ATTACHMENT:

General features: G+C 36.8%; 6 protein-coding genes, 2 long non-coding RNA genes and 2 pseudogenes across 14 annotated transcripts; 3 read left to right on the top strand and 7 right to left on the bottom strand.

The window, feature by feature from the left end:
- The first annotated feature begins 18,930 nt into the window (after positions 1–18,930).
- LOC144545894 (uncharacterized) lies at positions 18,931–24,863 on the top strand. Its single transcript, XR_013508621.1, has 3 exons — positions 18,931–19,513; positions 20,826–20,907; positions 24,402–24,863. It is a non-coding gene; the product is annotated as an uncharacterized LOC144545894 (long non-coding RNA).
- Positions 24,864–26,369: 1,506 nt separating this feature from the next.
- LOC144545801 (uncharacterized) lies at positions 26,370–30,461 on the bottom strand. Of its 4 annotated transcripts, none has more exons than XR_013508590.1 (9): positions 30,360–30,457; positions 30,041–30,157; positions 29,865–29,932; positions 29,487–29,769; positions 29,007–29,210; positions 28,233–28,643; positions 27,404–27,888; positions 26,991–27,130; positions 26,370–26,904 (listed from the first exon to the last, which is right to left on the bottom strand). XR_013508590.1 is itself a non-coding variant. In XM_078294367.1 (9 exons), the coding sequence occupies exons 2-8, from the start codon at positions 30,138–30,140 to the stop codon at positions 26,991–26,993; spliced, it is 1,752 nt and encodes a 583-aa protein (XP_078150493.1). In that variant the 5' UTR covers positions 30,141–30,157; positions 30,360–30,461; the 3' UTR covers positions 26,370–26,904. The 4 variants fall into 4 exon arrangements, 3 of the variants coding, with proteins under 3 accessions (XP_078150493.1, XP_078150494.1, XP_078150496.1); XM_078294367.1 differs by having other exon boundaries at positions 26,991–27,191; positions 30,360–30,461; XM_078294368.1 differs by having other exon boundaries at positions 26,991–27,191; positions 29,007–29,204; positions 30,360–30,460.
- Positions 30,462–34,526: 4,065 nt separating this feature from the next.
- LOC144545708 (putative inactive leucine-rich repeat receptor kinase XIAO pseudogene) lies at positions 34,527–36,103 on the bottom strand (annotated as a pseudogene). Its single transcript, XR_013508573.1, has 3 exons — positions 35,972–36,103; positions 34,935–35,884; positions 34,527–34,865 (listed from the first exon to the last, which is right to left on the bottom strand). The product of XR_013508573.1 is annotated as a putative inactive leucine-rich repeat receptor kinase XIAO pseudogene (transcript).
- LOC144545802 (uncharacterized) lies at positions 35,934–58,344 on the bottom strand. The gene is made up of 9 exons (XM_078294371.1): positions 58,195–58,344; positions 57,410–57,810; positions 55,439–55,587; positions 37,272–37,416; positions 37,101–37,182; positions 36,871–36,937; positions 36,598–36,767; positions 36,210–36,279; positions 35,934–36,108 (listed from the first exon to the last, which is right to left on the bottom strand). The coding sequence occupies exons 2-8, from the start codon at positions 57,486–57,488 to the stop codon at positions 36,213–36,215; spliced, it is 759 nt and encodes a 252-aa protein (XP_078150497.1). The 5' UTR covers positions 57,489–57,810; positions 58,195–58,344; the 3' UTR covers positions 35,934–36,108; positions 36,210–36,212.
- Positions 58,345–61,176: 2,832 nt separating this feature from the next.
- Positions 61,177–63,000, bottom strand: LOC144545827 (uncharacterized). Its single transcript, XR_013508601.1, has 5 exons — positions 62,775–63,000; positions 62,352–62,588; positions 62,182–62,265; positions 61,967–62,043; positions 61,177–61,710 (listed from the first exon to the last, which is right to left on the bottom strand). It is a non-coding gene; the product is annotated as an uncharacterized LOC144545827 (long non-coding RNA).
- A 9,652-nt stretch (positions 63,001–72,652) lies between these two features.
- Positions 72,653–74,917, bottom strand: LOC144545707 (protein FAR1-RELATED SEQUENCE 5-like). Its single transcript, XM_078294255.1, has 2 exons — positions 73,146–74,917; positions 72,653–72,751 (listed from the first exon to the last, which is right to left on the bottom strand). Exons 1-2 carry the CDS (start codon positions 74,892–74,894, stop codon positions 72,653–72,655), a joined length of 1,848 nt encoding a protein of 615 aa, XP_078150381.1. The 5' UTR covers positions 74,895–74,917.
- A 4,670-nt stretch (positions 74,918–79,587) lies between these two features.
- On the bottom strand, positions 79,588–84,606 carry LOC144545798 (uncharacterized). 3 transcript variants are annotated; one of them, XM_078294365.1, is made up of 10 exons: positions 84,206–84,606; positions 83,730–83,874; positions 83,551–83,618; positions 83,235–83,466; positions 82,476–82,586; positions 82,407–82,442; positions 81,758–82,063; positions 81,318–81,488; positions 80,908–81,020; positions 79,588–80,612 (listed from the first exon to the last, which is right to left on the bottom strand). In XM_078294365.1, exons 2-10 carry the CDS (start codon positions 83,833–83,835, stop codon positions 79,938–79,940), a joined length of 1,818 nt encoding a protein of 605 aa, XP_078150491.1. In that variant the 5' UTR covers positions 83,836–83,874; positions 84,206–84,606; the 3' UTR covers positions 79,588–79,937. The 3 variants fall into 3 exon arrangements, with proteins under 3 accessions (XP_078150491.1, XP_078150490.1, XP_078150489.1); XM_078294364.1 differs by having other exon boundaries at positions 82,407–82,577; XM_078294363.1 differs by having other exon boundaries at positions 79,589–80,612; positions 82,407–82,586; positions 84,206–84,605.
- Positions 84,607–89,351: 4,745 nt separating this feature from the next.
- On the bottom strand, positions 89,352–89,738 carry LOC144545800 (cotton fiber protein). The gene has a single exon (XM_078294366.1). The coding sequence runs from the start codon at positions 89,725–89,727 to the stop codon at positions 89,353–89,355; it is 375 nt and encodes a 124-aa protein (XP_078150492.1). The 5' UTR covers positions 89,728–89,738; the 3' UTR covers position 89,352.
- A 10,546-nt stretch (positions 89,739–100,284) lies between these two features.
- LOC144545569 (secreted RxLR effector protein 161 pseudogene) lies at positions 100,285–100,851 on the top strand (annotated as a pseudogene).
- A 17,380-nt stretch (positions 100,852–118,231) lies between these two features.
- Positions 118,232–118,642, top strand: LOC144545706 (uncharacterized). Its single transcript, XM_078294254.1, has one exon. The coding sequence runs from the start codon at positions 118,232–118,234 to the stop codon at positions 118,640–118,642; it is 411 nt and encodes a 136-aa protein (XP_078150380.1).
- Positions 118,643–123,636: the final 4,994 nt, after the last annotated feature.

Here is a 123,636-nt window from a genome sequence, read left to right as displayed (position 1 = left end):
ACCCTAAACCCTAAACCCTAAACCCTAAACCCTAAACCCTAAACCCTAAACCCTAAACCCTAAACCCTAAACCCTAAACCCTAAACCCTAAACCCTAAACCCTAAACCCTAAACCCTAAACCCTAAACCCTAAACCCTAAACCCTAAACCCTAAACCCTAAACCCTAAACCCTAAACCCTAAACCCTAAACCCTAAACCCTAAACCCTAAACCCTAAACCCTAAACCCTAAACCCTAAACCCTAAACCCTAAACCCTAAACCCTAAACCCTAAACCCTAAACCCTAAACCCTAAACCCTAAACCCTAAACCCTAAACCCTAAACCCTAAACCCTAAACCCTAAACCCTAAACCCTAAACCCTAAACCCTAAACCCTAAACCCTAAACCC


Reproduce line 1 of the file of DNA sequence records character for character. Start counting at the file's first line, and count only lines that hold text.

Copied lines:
General features: G+C 36.8%; 6 protein-coding genes, 2 long non-coding RNA genes and 2 pseudogenes across 14 annotated transcripts; 3 read left to right on the top strand and 7 right to left on the bottom strand.